For now, continuing from the last post on this topic, Balder raised a pertinent issue:
Balder: I struggle with the idea of the "unconditioned" as the yet-to-come. Such a way of putting it doesn't make sense to me (meaning, I can't imagine what a yet-to-come unconditioned would even be, since the to-come implies an eventuality, which would seem to make the unconditioned a discrete conditioned event, i.e. a causal event or the promise of a future causal event happening at some point within the stream of conditioning). In putting it in the neverland of the future, it also creates a kind of dualism (the impossible actuality is at an eternal remove from the actual).
But with Bryant's equation of being and becoming, there is therefore never a prior reason for becoming -- i.e., becoming isn't an after-effect of some a priori being, which makes the stream of conditional becoming itself unconditional, always unprecedented (as Faber puts it in the longish quote by him I posted above). If this is acceptable, it gets close to a Nagarjunan or a Dogenesque way of seeing (as I understand them).
What does he mean by "yet to come"? I don't think he means that the unconditioned is a discrete causal event in the future, but that is what the words "yet to come" suggest, so that is what I was questioning. Why does he use that language? I believe I follow a number of your comments above about the inseparability of past, future, and present (TSK posits a similar notion, and also uses the notion of the future infinitive, as the non-arriving openness that "sponsors" the present, inseparable from the present). Is this close to what Derrida means? If so, then I think I get it, but it seems he stops a bit short in his language of the view I find in Dogen, Nagarjuna, or TSK.
theurj: I cannot say for sure what Derrida means, which I think is one of his points, as well as one of Bryant's. Each object is singular and can only interpret, or make meaning, of another object through its own limitations. Hence no object ever gets at another object's true or whole meaning, not even an object in regard to itself. There is always this virtual reserve or 'potential,' or a 'to come' as Derrida might say, but recall Bryant per above:
"While the virtual refers to potentiality, it would be a mistake to conflate this potentiality with the concept of a potential object. A potential object is an object that does not exist but which could come to exist. By contrast, the virtual is strictly a part of a real and existing object” (3.2).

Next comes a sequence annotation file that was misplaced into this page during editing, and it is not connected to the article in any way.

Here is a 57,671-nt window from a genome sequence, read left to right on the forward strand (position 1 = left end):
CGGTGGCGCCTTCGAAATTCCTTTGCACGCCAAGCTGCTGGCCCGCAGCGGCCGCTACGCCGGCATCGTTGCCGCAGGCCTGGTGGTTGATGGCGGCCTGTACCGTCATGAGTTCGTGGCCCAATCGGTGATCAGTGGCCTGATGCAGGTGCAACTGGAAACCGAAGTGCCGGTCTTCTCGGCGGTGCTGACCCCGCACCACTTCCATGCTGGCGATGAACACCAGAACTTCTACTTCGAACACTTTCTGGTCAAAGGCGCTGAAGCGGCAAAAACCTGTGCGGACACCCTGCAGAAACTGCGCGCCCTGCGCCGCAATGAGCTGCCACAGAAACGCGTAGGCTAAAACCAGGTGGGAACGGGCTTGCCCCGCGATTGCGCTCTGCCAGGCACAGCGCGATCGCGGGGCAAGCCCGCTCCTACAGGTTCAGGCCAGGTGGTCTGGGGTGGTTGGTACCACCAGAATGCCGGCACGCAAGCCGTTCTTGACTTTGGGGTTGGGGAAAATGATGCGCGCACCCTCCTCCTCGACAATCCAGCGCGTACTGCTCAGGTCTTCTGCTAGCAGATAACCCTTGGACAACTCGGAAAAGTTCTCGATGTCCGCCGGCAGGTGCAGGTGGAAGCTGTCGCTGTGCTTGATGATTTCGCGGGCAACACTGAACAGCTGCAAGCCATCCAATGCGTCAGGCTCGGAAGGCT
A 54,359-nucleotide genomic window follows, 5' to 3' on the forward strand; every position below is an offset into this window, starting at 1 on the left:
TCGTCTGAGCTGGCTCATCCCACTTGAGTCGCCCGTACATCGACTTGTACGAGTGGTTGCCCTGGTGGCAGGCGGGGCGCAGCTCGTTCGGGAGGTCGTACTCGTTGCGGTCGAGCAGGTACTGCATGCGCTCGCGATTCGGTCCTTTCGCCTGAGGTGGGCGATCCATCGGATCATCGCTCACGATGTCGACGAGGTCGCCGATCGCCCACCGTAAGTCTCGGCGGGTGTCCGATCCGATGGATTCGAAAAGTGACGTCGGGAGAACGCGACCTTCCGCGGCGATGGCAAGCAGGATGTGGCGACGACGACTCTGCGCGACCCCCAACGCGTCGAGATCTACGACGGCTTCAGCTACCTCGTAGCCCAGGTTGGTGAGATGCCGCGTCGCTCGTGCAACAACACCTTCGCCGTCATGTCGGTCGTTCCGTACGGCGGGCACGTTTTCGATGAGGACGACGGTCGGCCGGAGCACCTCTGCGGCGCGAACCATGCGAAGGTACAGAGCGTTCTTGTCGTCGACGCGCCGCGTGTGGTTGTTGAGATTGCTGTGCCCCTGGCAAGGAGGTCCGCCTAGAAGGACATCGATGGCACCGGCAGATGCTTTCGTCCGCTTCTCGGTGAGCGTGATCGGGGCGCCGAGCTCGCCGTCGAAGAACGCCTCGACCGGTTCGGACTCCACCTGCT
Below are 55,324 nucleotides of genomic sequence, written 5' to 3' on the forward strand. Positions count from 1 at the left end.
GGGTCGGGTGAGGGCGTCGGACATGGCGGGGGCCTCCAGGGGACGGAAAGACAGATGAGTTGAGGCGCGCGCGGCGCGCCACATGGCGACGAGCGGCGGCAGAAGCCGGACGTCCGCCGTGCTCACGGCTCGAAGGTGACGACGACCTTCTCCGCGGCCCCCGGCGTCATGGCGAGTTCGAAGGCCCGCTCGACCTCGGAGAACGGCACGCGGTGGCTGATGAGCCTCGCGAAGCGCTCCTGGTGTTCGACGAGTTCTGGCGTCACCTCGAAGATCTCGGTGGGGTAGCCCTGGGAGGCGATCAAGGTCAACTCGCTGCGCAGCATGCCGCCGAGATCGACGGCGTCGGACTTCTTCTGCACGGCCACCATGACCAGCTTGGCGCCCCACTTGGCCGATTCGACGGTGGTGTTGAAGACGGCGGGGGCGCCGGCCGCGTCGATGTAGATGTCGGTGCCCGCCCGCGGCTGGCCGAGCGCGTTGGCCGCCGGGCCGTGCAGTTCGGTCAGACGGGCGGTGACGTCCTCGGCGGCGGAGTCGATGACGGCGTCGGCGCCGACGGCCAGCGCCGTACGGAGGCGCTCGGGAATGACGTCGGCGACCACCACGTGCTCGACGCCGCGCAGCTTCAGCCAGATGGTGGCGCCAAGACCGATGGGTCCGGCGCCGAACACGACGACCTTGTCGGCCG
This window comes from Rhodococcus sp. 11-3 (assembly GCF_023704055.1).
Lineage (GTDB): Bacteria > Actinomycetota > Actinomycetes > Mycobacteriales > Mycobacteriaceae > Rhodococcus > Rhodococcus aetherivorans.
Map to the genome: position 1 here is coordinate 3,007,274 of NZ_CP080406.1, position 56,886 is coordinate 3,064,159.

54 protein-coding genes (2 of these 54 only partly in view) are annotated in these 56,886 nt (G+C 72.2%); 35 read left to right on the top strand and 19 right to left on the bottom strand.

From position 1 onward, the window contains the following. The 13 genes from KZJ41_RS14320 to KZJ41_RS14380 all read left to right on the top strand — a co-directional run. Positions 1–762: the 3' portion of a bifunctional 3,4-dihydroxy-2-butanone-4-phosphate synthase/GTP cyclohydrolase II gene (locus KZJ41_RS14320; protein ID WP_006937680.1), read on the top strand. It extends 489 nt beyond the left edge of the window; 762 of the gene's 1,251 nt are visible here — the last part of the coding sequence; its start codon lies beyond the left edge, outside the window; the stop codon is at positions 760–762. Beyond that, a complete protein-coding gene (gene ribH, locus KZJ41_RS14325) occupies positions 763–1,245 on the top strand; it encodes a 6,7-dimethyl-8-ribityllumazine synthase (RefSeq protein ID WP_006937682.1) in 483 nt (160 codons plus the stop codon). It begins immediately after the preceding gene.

The 'to come' is like this in that it is not something that does not yet exists but will; rather it is part of an actual object but its virtual, withdrawn aspect. Parts of this withdrawn can and often do become actual depending on changing exo-relations, but never in its totality. Hence it acts much like a 'regime of attraction' for future potential actualities, as well as drawing from past actualities. Singularity and iteration, past, present, future.
Yes, the language of 'to come' is, as you say, indicative of what you suggest if used in traditional ways. But as we know, Derrida has always used terms differently while explaining the new uses, itself an expression of this singularity-iterative process. Granted he has also created neologisms, which for me are preferred since it makes it more difficult to then associate the word or phrase in the traditional sense. Same for the term 'withdrawn,' with which we've both struggled. Or even 'object.'
As to whether Nagarjuna or Dogen say it better, mean something similar but not completely, or not at all I don't know. As you know I've tried to find similarity between Derrida and Nagarjuna (as have many others). And to what degree I'm representing either of them accurately, i.e., as they would represent themselves, or to what degree I am engaging in my own creative recontextualization of their relation, remains uncertain. And moot if I take the above point, in that we each must ultimately build our own mysteries.
I've also referenced Caputo probably hundreds of times, another professional philosopher and according to Derrida an accurate interpreter of his work. Caputo has had this constant theme for decades, and as but one example, see this from an older work, Demythologizing Heiddeger. Here Derrida uses the word 'justice' but again, in a new way.
"The myth of justice is the myth of time immemorial and of an unforeseeable avenir. It calls from a past that was never present toward a future that is open and indeterminate, which is only 'to come'....not the calculated expectation of a more or less foreseeable future actuality" (207).